Nunavik’s Raglan mine put into care and maintenance due to COVID-19

Workers heading home “until further notice”

Nunavik’s Raglan nickel and copper mine, which has operated since the early 2000s, is being put into care and maintenance due to the COVID-19 pandemic, the mine’s owner, the Glencore Group, announced on Tuesday, March 24. (File photo)

By Jane George

The Raglan mine in Nunavik has announced that it will mothball its operations and send nearly all its workers home, as it goes into care and maintenance due to COVID-19 concerns.

“This is really unreal, and Raglan mine has never faced such a challenge in logistics and planning,” Amélie Rouleau, spokesperson for the Glencore Group-owned mine, said in an email on Tuesday, March 24.

“All our teams have been working non-stop to ensure a good transition towards care and maintenance and at the same time demobilize all our employees.”

The move came after an announcement from the Quebec government on Monday, March 23, which put all non-essential businesses in the province “on pause” until April 13.

This meant the Raglan mine, located between Salluit and Kangiqsujuaq, was ordered to stop operating for the next three weeks.

About 500 employees generally work at the mine on alternating shifts.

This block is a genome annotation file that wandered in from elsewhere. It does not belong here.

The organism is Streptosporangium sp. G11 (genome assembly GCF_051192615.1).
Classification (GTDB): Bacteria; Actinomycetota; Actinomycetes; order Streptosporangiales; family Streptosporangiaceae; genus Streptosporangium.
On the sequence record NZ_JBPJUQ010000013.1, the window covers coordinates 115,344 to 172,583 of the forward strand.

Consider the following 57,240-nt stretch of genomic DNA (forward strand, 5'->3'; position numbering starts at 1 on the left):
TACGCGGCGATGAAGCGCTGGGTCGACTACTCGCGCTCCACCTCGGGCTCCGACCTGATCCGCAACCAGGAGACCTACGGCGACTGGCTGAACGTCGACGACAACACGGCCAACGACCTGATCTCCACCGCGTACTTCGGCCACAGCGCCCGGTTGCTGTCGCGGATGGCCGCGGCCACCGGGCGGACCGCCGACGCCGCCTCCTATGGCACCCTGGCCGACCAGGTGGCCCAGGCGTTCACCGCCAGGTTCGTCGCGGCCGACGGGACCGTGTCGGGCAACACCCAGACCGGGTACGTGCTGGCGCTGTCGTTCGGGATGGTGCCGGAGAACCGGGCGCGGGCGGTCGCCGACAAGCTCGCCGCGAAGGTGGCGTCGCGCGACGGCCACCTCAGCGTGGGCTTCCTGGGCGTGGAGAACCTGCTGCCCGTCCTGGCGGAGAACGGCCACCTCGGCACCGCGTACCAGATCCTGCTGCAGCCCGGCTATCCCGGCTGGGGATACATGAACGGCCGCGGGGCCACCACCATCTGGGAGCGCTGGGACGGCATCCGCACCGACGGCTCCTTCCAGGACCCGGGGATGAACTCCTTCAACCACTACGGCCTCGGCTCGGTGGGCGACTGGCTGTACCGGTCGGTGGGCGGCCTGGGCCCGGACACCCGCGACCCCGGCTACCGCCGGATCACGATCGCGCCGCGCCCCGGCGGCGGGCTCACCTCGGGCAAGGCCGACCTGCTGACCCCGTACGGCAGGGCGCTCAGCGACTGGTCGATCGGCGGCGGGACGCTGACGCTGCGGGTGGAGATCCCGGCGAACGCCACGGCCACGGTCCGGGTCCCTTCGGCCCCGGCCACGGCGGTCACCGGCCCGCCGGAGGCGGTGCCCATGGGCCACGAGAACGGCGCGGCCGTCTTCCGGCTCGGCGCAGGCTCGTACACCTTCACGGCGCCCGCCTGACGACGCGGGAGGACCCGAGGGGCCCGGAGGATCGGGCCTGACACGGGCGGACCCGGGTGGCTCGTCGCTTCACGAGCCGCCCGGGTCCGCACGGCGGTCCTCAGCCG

In 2018, about 22 per cent of the workers at Raglan came from Nunavik, the company said.

Raglan had previously announced that it was taking measures to curb the spread of COVID-19.

The mine had said that, starting on Monday, March 23, none of its off-site employees and contractors who are from Nunavik would return to Raglan, while its Nunavik workers currently at the mine site would return home over the next few days.

Rouleau said today that “until further notice” remaining work teams would be looking at transitioning the mine to care and maintenance.

“As you know, a demobilization of a site such as ours is not without its complexities. It will begin today and will take several days,” Rouleau said.

Workers will continue to receive their base salary, from the date they stopped work, for a maximum of three weeks, and pension and benefits coverage will continue through this period.

The situation will be re-evaluated after that, she said.

Meanwhile, Nunavik authorities have also announced that travel between Nunavik communities would no longer be allowed.

Quebec reports no cases of COVID-19 yet in Nunavik, but, province-wide, Santé Québec says there are more than 1,000 confirmed cases.

Share This Story

(2) Comments:

  1. Posted by ALOUPA KULULA on

    That’s good news at least there will be a company of experience worker’s that will come back hopefully unaffected by the c-virus after it passes through, which some specialists are saying is 18 months or as far as 2023

  2. Posted by Nauja Tulugak on

    This is not just about Covid-19. It is also so much about the prices of minerals and metals. If prices do not recover, it will be hard to come back.

Join the Conversation

Your email address will not be published. Required fields are marked *

*